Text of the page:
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Read an Excerpt
“To Begin the World Over Again”
Alfred F. Young, Ray Raphael, and Gary B. Nash
"All men are created equal,” our first founding document declared. Men are “endowed by their Creator with certain unalienable rights,” including “life, liberty, and the pursuit of happiness.” These truths might be self-evident, as the Declaration of Independence stated boldly, but historically they are enigmatic. A majority of the fifty-six men who subscribed to such noble thoughts enslaved other human beings. Thomas Jefferson certainly did, but he alone is not the puzzle, nor is slavery the only inconsistency. What, exactly, did Jefferson and his colleagues mean by “created equal”? Was a shoemaker’s son, at birth, really created equal to the son of a wealthy merchant? Did women have the same unalienable rights as men? Were blacks as well as whites entitled to life, liberty, and the pursuit of happiness? Such notions frightened most of the prominent men we think of today as the Founding Fathers.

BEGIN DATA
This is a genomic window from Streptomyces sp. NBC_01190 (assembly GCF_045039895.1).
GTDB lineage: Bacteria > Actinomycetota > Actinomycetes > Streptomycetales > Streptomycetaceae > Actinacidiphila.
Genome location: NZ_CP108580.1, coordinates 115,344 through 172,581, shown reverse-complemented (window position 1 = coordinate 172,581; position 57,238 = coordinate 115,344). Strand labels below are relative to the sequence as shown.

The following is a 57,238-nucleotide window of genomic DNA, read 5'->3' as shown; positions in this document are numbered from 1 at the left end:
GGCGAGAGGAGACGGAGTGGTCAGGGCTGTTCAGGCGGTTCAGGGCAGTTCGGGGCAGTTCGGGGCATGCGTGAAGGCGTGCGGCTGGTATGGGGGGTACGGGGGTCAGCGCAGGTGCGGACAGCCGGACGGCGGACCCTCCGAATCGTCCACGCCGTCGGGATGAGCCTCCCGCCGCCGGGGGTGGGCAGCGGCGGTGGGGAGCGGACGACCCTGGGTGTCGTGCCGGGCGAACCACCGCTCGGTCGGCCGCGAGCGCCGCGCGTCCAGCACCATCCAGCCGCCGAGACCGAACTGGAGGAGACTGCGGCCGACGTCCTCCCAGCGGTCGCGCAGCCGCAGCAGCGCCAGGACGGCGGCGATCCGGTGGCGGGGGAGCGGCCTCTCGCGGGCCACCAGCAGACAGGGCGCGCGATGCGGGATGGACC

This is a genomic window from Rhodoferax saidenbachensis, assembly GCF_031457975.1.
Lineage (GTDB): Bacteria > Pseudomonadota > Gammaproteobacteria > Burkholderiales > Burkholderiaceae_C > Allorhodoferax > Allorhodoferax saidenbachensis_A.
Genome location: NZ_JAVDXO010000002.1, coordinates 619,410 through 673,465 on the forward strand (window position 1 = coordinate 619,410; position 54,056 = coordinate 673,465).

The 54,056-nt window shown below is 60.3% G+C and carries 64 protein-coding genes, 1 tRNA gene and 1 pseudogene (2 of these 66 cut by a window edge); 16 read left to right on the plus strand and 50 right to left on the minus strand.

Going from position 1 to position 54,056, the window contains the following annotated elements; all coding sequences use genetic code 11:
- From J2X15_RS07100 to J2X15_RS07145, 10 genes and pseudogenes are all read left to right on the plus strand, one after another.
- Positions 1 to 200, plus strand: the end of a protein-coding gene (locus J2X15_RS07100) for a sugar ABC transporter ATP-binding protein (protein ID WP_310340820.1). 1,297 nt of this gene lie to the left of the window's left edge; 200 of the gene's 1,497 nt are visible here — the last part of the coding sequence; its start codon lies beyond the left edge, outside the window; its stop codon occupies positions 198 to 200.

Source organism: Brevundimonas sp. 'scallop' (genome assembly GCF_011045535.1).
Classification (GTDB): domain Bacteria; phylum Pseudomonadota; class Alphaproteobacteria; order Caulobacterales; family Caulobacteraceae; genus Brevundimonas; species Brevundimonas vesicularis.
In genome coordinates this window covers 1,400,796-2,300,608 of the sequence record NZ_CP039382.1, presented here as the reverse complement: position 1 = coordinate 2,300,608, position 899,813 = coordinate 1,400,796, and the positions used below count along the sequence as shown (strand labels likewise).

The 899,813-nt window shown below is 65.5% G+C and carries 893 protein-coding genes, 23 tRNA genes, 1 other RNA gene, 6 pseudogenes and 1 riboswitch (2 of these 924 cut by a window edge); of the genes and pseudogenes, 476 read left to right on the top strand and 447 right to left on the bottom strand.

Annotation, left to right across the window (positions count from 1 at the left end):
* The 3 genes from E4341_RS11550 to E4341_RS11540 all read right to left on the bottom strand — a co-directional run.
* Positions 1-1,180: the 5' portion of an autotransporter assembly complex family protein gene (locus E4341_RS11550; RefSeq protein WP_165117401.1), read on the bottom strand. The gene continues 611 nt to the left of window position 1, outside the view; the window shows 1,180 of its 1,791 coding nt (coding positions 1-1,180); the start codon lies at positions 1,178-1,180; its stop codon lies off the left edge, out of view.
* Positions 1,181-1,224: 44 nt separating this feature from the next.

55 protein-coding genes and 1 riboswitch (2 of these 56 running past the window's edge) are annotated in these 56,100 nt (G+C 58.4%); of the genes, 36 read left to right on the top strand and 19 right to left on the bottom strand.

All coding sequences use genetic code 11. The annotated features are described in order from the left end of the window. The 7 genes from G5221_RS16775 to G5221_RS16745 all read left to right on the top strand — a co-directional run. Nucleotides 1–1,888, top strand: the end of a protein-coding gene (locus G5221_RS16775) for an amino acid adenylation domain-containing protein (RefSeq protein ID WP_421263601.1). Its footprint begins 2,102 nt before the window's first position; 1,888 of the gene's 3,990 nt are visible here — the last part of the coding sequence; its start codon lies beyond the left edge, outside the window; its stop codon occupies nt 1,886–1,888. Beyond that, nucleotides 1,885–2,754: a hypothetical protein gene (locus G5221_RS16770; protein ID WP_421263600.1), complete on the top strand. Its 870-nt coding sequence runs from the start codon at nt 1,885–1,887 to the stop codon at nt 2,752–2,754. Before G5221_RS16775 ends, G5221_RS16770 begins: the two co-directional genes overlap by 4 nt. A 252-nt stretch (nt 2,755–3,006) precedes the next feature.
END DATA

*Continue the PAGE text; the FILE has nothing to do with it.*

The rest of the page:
Eleven years after the Declaration, when the framers of the Constitution devised “a more perfect union,” they did so, in part, to prevent an “excess of democracy” (a phrase they repeated often) from sweeping the young nation. The framers pejoratively labeled threats to their wealth and political power as “leveling” and those to their political power as “democratic.” Political, social, and economic equality were not what the framers had in mind. The disparity between words and deeds presents a particular problem for history- proud Americans who see the founders as guiding, patriarchal exemplars of their most cherished ideals. Searching for a moral resolution to this conundrum, typical American textbooks today assert that though all people were not treated equally in America in 1776, the Declaration of Independence set high goals for equal treatment in the future. This has become our nation’s standard fallback response. By treating liberty and equality as “promises” to future generations, we simultaneously acquit the founders of culpability and affirm our national commitment to these high goals. It’s a clever remedy, but factually it does not ring true. While some of the men who commanded slave labor hoped the institution would end someday, and a handful freed their slaves in their wills, that was as far as they went. With few exceptions, the gentlemen who drafted and signed our two founding documents opposed popular democracy and social equality. Our high goals were not theirs. They did not hold fundamental values that we accept as common currency today.